Peer Relationships

2050 Words9 Pages
Having arrived at the gateway to adulthood, the teenage years are an exciting time of freedom, no responsibilities, and supposedly the best time of your life; unfortunately it is not always a cake walk. Whether it is maintaining good grades or keeping up with what the plans are for the weekend, there is a serious amount of pressure throughout high school and it becomes easy to get lost in the madness. Studies show that the qualities of peer relationships at this time are key contributors to mental health now and throughout life. Positive relationships are beneficial to young adults because it helps in gaining a sense of what good social interactions are and produces equal or greater relationships in the future. On the flip side, poor peer…show more content…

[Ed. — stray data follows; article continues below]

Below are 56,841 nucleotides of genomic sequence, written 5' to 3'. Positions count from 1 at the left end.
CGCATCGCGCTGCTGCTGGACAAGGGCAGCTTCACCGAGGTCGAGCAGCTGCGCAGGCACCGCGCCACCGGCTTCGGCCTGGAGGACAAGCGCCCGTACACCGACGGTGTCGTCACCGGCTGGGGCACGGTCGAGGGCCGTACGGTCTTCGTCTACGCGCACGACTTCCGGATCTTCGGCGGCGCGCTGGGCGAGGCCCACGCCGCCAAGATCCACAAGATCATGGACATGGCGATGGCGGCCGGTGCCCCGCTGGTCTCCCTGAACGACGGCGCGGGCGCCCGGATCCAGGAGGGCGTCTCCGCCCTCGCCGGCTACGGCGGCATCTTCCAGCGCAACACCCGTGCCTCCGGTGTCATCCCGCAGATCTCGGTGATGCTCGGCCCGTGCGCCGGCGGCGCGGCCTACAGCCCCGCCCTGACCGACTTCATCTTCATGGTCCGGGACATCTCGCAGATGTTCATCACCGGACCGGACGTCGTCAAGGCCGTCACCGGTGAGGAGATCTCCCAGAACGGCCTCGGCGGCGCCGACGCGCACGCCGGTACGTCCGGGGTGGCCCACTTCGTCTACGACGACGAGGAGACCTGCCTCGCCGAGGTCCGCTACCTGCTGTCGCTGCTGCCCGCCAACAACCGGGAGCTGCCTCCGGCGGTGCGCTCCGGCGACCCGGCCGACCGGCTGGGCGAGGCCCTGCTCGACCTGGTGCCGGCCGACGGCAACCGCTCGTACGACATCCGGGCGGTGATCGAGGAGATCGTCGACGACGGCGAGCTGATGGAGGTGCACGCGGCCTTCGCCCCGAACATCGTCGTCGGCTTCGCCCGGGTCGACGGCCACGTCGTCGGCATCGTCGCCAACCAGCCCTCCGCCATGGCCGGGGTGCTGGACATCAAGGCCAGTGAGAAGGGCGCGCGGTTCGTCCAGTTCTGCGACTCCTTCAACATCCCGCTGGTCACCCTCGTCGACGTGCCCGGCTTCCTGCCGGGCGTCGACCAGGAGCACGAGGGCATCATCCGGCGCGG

Isolation amongst peers has negative repercussions towards young adult mental health because at this age, according to Kingsly Nyarko of the University of Ghana’s psychology department, being accepted by peers has important implications for adjustment both during adolescence and into adulthood. Friends are supporters and motivators, they help you feel better when you’re sad and can talk you through any problems you are facing. When that support is missing from a person’s life, they have no one to talk to, making them feel alone and excluded. This can damage an adolescent’s ability to maintain healthy friendships and possess adequate social skills. Being teased, rejected or socially excluded by other pupils on an ongoing basis has been identified as the single most common characteristic of children who are at high risk for developing emotional and behavioral disorders (McGrath & Noble, 2010). Isolation makes adolescents feel as if there is something wrong with them, thus lowering self-esteem and creating disorders such as anorexia, depression, anxiety and bipolar disorders. Some individuals recover from loneliness by using their own strategies, or by letting time do the healing. Others require outside professional help. The most obvious approach is to help people develop satisfying personal relationships. This can be done by improving how they interact with others through social skills training or forms of psychotherapy aimed at changing dysfunctional
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